The only life forms found around Castello Aragonese are jellyfish, sea grass, and algae; whereas, an abundance of underwater sea life is found in more distant surrounding waters. Thus, the Castello Aragonese Petri dish is essentially a dead sea except for weeds, explaining why Jane Lubchenco, former head of the National Oceanic and Atmospheric Administration, refers to ocean acidification, as global warming’s “equally evil twin.”

To that end, a slow motion death march leading to significant ecosystem collapse is churning away in the ocean in real time, and sadly, humans are witnesses to this extinction event, but it does not hit home. It happens in hiding, silent, within a vast expanse of water. Other than a few scientists, who really knows much about it?

Alex Rogers, Scientific Director of IPSO and professor of Conservation Biology at the Department of Zoology, University of Oxford:

Climate Change affects are going to be extremely serious, and it’s interesting when you think many people who talk about this in terms of what will happen in the future… our children will see the effects of this… Well, actually we’re seeing very severe impacts from climate change already… We’re already there.21

And:

Most, if not all, of the five global mass extinctions in Earth’s history carry the fingerprints of the main symptoms of… global warming, ocean acidification and anoxia or lack of oxygen. It is these three factors — ‘the deadly trio’ — which are present in the ocean today. In fact, the [current] situation is unprecedented in the Earth’s history because of the high rate and speed of change.22

The conspicuous issue is, according to Rogers: “The current situation is unprecedented in Earth’s history because of the high rate and speed of change”.

Maybe, in the near future, somebody who has solid political leadership skills will initiate a nationwide infrastructure project connecting major cities via electric-powered trains and construct solar panels and wind turbines along the right of ways, assuming there is enough time.

Postscript: On a quasi-positive, but still melancholic, note:

I don’t think we are going to become extinct. We’re very clever and extremely resourceful – and we will find ways of preserving ourselves, of that I’m sure. But whether our lives will be as rich as they are now is another question.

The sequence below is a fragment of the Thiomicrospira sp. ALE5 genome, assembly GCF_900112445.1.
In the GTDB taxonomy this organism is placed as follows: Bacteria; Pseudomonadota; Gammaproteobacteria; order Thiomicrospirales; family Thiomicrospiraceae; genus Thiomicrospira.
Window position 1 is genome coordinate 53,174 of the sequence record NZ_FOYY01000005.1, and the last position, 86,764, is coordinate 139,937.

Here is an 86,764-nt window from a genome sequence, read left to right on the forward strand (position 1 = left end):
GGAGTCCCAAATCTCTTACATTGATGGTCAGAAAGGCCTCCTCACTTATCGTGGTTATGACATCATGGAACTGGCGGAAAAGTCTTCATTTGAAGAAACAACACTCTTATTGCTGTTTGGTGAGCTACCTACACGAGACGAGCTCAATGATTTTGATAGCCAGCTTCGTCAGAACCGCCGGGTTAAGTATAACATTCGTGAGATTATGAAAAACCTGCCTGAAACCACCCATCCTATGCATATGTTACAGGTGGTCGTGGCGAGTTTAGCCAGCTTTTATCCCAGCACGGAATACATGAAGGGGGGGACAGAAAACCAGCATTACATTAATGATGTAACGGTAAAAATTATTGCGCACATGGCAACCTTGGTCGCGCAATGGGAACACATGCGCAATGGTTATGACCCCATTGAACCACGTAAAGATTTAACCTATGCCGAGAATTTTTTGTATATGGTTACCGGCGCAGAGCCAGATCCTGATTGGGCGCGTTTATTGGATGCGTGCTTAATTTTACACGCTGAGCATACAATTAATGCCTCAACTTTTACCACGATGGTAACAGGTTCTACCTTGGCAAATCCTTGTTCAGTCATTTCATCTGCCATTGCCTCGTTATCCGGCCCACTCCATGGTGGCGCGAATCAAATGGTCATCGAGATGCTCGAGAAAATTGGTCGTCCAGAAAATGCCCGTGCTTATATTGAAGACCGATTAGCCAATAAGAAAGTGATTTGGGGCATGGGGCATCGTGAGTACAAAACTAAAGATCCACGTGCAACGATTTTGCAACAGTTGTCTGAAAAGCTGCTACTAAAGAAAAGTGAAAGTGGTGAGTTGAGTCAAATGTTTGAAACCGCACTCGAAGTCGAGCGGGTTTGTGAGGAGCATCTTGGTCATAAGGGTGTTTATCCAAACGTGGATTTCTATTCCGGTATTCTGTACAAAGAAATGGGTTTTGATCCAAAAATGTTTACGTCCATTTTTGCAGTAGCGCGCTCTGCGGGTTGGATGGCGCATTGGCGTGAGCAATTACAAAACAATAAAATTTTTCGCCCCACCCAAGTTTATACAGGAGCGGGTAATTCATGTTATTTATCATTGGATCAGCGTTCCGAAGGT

— Sir David Attenborough, English broadcaster and naturalist, Are We Changing Planet Earth, BBC, 2006

——————————————————————————————————————————————————–

  1. The Guardian, February 2015 [↩]
  2. Dr. Antonio Donato Nobre, National Institute for Research in the Amazon: “The Magic of the Amazon: A River That Flows Invisibly All Around Us,” TED, November, 2010 [↩]
  3. “Worries Grow as Serious Drought Hits São Paulo, Brazil”, CNBC, July 2015 [↩]
  4. BBC, April 2015 [↩]
  5. Weather West, February 2015 [↩]
  6. Global Summary Information – March 2015, National Oceanic and Atmospheric Administration – NOAA. [↩]
  7. State of the Climate, National Centers for Environmental Information, July 2015. [↩]
  8. “Science Publishes New NOAA Analysis: Data Show no Recent Slowdown in Global Warming”, NOAA, June 4, 2015. [↩]
  9. China Times, June 2015 [↩]
  10. Julie Kerr Casper, Ph.D., Earth scientist, Bureau of Land Mgmt., “Changing Ecosystems: Effects of Global Warming,” November 2009. [↩]
  11. UC Berkley, June 2012 [↩]
  12. Guy McPherson, Climate Change and Human Extinction [↩]
  13. Science, March 2010 [↩]
  14. Nature, July 2013 [↩]
  15. NASA, July 2013 [↩]
  16. COP20: Global Arctic Methane Emergency, December 2014 [↩]
  17. Ken Branson, “New Finding Shows Climate Change Can Happen in a Geological Instant”, Rutgers Today, October 6, 2013. [↩]
  18. National Center for Atmospheric Research scientist Kevin Trenberth [↩]
  19. C.L. Dybas, “On a Collision Course: Oceans Plankton and Climate Change”, BioScience, 2006. [↩]
  20. Elizabeth Kolbert, “The Acid Sea”, National Geographic, April, 2011 [↩]
  21. State of the Ocean.org, Video Interview, Dr. Alex Rogers, 2011 [↩]
  22. Rogers, A.D., Laffoley, D. A. “International Earth System Expert Workshop on Ocean Stresses and Impacts”, Summary Report, IPSO Oxford, 2011. [↩]

Robert Hunziker (MA, economic history, DePaul University) is a freelance writer and environmental journalist whose articles have been translated into foreign languages and appeared in over 50 journals, magazines, and sites worldwide. He can be contacted at: rlhunziker@gmail.com. Read other articles by Robert.

“Irresponsible & Reckless”: Environmentalists Decry Obama’s Approval For Shell Oil Drilling In Arctic

In Uncategorized on May 14, 2015 at 5:09 pm